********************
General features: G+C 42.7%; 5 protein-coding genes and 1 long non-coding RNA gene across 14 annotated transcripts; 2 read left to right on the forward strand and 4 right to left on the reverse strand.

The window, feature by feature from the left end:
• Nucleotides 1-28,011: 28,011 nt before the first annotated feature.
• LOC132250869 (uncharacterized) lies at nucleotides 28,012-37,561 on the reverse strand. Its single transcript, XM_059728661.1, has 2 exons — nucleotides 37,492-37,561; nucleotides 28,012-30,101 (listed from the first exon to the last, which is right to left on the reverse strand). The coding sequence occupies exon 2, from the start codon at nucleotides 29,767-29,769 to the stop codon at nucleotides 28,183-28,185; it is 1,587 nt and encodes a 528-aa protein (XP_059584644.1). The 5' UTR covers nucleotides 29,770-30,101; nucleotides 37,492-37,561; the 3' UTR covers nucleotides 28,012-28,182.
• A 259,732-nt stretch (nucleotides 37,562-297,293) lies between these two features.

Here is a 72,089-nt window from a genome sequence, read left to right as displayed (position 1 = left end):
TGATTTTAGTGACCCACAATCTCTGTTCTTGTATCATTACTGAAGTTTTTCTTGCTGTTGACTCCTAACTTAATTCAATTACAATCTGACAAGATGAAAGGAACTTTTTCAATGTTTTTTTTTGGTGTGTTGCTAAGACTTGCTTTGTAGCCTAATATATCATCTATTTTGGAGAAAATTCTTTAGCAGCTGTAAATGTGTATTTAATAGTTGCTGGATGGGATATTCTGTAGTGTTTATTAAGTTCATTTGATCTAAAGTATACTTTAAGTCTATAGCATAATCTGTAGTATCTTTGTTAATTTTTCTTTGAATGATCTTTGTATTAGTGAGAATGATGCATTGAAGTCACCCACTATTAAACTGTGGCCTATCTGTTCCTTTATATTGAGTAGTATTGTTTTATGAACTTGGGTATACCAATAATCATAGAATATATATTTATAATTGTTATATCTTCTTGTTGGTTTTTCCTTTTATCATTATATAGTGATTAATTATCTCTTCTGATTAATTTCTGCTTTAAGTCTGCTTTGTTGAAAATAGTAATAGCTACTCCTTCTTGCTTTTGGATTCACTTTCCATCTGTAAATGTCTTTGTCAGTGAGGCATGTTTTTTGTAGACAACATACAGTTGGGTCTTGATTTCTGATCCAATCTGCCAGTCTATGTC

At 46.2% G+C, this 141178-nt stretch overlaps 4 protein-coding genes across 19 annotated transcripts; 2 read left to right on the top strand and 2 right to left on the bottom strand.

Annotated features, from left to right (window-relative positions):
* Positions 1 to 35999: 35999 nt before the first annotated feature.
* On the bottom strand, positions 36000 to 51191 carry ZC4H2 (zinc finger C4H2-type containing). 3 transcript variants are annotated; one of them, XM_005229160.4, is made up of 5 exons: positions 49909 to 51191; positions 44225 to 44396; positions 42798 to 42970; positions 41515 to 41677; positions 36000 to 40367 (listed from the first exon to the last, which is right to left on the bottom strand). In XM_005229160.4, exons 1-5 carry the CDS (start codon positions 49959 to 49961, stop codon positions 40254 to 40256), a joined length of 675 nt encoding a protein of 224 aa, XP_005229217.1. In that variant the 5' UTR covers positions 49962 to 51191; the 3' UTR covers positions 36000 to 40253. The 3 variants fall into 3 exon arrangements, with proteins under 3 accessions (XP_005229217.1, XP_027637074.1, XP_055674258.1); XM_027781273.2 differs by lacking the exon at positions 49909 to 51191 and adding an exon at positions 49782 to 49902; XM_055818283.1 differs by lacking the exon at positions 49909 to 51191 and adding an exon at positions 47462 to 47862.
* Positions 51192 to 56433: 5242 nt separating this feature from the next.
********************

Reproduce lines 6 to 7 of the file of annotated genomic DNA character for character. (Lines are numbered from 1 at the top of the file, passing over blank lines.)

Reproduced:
Here is a 72,089-nt window from a genome sequence, read left to right as displayed (position 1 = left end):
TGATTTTAGTGACCCACAATCTCTGTTCTTGTATCATTACTGAAGTTTTTCTTGCTGTTGACTCCTAACTTAATTCAATTACAATCTGACAAGATGAAAGGAACTTTTTCAATGTTTTTTTTTGGTGTGTTGCTAAGACTTGCTTTGTAGCCTAATATATCATCTATTTTGGAGAAAATTCTTTAGCAGCTGTAAATGTGTATTTAATAGTTGCTGGATGGGATATTCTGTAGTGTTTATTAAGTTCATTTGATCTAAAGTATACTTTAAGTCTATAGCATAATCTGTAGTATCTTTGTTAATTTTTCTTTGAATGATCTTTGTATTAGTGAGAATGATGCATTGAAGTCACCCACTATTAAACTGTGGCCTATCTGTTCCTTTATATTGAGTAGTATTGTTTTATGAACTTGGGTATACCAATAATCATAGAATATATATTTATAATTGTTATATCTTCTTGTTGGTTTTTCCTTTTATCATTATATAGTGATTAATTATCTCTTCTGATTAATTTCTGCTTTAAGTCTGCTTTGTTGAAAATAGTAATAGCTACTCCTTCTTGCTTTTGGATTCACTTTCCATCTGTAAATGTCTTTGTCAGTGAGGCATGTTTTTTGTAGACAACATACAGTTGGGTCTTGATTTCTGATCCAATCTGCCAGTCTATGTC